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Flagship Office: 110 East 55th Street, New York, NY
Bernstein Medical - Center for Hair Restoration

May 1st, 2021

A 35 y/o male presents with progressive bi-temporal hair loss x 5 years. He has been on finasteride 1mg daily and minoxidil 5% foam twice daily for the past two years. The patient has felt that his hair loss has continued to progress in spite of being compliant with these medications.

 
Q: What is the diagnosis?
A: Although this male has obvious androgenetic alopecia (AGA), he also has superimposed frontal fibrosing alopecia (FFA).

 
Q: What are the clues that suggest FFA?
A: The first clue is the poor clinical response to medication. Most patients with early AGA respond well to a combination of finasteride and minoxidil, with perhaps only 5% continuing to bald during the first two years of treatment. FFA should be treated with anti-inflammatory drugs.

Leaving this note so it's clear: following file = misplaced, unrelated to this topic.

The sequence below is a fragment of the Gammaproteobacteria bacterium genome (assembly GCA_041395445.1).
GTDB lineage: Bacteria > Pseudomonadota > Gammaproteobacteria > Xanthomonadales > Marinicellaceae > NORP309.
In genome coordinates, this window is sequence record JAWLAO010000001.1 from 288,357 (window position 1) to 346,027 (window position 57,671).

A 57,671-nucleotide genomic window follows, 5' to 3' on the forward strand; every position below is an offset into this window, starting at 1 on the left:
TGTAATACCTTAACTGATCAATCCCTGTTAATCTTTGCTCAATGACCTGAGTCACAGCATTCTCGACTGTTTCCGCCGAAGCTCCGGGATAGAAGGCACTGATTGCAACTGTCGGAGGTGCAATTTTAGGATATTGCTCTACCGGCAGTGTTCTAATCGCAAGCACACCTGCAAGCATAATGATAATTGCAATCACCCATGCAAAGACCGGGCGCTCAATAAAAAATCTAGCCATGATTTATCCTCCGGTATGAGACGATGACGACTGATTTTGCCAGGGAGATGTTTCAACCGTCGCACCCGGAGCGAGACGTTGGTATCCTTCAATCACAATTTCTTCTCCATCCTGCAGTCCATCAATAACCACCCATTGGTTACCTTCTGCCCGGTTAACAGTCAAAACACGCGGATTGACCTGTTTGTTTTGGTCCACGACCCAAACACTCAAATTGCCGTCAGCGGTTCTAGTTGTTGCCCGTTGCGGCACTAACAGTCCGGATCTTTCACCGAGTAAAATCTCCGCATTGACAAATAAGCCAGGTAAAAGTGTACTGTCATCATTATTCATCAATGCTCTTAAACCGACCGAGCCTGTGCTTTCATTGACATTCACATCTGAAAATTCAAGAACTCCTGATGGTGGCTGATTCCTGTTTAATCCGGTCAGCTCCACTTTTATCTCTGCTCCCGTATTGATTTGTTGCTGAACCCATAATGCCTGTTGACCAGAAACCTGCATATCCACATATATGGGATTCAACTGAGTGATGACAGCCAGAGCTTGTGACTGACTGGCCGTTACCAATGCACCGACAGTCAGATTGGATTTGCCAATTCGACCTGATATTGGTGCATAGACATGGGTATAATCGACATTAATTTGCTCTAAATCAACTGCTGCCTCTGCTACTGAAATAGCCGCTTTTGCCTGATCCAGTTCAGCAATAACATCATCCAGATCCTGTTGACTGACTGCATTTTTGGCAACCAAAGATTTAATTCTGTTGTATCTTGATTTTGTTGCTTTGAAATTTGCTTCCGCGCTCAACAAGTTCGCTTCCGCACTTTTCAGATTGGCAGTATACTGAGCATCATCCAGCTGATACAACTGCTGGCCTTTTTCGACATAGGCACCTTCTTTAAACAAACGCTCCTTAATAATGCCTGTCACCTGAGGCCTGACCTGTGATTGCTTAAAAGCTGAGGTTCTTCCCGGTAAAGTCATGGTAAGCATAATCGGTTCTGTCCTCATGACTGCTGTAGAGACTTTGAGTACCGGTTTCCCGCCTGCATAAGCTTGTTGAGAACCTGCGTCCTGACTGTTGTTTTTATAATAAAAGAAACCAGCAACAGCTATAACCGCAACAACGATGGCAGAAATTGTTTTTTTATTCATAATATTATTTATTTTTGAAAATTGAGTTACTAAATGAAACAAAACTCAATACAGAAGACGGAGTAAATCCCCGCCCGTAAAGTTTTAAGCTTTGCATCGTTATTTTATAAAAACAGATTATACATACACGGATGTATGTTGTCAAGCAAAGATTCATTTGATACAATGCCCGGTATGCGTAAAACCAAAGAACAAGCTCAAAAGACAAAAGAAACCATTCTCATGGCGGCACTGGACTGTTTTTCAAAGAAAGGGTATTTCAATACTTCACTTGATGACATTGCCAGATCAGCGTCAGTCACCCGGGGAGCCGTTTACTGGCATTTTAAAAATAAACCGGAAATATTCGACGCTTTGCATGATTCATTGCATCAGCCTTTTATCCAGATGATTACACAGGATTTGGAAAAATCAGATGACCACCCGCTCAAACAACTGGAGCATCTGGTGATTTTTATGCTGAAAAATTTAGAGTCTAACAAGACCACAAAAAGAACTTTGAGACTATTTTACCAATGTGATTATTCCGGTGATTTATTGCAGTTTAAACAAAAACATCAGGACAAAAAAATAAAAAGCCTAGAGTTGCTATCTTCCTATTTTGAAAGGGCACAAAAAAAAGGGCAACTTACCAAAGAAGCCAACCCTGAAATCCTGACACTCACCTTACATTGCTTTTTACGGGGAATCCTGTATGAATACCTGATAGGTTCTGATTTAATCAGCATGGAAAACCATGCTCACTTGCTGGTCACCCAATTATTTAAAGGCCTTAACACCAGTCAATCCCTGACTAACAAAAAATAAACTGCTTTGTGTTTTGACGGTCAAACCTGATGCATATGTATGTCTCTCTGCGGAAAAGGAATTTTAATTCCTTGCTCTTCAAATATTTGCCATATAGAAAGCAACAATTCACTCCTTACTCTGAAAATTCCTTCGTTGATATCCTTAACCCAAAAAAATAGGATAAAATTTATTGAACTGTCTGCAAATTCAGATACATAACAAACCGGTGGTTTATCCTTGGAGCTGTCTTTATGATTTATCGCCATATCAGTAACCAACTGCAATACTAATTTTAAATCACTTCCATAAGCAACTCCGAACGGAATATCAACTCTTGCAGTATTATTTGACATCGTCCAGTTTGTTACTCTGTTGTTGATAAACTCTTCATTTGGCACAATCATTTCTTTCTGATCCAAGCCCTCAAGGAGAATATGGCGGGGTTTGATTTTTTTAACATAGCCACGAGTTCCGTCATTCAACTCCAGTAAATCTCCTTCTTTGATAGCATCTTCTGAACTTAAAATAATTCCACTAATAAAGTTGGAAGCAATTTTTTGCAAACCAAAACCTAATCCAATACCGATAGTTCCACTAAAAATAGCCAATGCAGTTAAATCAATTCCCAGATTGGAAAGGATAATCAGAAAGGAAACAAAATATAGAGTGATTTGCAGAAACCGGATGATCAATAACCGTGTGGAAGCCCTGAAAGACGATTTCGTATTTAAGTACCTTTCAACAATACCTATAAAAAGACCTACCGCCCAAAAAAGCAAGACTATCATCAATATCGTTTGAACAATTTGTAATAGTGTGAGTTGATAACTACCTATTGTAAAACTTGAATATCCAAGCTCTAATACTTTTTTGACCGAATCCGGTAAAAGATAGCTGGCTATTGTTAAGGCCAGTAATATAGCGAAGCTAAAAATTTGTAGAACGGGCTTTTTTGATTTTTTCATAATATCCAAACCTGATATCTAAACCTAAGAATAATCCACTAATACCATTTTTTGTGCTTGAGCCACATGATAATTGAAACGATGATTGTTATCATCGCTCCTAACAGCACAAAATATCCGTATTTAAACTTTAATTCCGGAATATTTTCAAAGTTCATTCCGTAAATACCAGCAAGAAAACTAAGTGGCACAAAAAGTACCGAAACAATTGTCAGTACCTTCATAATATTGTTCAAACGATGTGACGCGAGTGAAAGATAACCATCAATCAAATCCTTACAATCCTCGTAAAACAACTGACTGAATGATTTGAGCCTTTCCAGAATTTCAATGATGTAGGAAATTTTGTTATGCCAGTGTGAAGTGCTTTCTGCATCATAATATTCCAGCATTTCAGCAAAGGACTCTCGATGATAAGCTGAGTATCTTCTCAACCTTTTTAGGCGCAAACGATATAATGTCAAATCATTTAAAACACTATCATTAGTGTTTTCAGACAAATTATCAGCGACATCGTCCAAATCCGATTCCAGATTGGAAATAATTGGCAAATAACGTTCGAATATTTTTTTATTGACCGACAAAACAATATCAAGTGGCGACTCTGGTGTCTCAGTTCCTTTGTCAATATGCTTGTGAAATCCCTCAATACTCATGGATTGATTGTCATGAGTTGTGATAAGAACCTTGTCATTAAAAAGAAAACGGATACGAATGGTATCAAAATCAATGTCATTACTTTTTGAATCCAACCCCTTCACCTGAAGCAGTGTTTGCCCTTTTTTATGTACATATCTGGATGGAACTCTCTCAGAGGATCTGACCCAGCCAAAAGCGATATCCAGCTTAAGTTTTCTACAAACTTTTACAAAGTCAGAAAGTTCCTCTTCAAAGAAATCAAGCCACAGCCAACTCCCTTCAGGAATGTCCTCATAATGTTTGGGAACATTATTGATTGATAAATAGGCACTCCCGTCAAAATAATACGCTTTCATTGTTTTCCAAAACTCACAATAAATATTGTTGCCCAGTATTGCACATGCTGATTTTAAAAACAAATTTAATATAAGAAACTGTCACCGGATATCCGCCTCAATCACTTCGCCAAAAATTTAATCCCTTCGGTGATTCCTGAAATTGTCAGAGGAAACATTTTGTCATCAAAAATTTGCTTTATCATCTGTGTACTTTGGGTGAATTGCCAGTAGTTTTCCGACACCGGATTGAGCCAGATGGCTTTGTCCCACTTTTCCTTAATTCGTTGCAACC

The second clue is the smooth appearance and lack of follicular ostia at the hairline which suggests focal scarring. There is also an absence of miniaturization at the hairline, which is the hallmark of AGA. In FFA, as well as LPP, one can also observe erythema and peri-follicular hyperkeratosis; however, it’s absence should not rule out the diagnosis.

The fact that this is a young male (rather than an elderly female) should not lessen your suspicion, as we often see FFA and LPP in male patients. On histology, the biopsy showed myxoid fibrosis and a peri-follicular mononuclear infiltrate at the level of the isthmus typical of FFA and LPP.

 
If you are experiencing gradual hair thinning, please contact our office for an appointment. Call 212-826-2400 or schedule a consult here.

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Updated 2021-07-05



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